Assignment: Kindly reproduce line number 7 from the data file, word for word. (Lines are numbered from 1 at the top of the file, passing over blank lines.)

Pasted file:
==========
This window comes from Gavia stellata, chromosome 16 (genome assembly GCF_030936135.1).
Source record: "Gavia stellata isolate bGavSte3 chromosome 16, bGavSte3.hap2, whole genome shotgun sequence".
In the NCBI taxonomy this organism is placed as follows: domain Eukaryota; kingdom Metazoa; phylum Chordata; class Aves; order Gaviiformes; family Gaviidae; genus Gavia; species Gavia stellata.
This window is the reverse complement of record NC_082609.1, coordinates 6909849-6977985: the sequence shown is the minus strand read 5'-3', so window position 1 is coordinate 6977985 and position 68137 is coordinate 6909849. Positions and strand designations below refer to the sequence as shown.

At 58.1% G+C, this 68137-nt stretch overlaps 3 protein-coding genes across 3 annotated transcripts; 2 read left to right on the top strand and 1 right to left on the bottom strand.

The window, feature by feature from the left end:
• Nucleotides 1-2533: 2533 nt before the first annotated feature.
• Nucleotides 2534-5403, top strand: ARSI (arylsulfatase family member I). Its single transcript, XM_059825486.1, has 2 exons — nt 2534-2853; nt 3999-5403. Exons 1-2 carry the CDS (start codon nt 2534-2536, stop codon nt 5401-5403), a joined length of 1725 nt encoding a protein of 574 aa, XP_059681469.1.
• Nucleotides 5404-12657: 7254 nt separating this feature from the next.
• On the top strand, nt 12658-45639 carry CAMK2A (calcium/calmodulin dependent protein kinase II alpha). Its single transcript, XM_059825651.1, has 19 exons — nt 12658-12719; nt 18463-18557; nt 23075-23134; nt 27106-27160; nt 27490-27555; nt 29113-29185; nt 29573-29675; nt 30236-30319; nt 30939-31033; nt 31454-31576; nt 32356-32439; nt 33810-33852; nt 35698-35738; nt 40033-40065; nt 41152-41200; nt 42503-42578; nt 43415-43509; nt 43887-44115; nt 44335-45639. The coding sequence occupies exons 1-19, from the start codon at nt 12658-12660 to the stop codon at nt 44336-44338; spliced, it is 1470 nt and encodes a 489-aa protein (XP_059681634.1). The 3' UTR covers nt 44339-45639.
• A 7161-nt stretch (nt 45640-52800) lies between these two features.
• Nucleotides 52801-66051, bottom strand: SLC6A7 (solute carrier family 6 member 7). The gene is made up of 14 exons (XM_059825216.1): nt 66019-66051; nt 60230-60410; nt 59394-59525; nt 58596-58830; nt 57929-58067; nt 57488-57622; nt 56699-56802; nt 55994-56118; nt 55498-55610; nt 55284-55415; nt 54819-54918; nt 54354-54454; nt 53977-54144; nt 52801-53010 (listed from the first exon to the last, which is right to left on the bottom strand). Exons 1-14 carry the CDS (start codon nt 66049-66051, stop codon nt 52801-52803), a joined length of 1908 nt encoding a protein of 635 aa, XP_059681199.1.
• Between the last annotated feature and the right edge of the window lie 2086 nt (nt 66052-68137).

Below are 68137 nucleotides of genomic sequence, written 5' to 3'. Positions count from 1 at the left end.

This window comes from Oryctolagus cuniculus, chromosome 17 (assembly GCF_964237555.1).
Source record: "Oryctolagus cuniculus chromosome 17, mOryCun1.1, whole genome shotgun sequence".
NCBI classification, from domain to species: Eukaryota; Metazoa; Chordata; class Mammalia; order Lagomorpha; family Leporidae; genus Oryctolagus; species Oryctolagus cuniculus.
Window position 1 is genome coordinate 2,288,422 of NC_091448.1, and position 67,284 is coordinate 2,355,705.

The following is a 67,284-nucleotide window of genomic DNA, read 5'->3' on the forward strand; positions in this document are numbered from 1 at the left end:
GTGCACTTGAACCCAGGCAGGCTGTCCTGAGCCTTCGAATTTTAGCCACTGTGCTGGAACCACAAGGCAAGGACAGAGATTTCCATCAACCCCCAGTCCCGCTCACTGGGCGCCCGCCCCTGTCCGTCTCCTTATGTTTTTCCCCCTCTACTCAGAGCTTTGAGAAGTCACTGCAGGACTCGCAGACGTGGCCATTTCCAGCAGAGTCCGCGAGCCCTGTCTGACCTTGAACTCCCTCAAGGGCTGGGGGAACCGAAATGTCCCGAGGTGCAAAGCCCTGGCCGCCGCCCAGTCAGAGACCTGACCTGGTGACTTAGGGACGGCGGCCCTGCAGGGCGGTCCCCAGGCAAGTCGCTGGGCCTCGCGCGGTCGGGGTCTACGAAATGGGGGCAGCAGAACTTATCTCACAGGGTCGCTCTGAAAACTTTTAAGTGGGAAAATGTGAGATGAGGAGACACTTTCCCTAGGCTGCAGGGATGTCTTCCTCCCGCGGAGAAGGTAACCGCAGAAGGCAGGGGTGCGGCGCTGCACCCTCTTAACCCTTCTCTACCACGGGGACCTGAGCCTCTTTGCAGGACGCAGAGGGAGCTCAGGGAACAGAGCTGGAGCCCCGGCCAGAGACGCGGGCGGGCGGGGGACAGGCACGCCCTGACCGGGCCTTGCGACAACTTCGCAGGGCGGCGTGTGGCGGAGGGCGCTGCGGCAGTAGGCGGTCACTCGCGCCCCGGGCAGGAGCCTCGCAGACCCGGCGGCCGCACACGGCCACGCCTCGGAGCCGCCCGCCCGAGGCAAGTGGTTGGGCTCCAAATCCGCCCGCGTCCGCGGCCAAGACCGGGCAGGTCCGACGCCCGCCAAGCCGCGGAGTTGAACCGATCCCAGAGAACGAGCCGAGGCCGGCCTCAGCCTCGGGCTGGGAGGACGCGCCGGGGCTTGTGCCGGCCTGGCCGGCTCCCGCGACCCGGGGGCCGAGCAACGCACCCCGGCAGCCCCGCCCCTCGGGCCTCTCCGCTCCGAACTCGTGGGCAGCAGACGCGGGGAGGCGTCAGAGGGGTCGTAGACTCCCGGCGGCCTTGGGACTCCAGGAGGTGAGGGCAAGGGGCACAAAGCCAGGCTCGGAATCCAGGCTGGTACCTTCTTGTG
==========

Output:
• Nucleotides 1-2533: 2533 nt before the first annotated feature.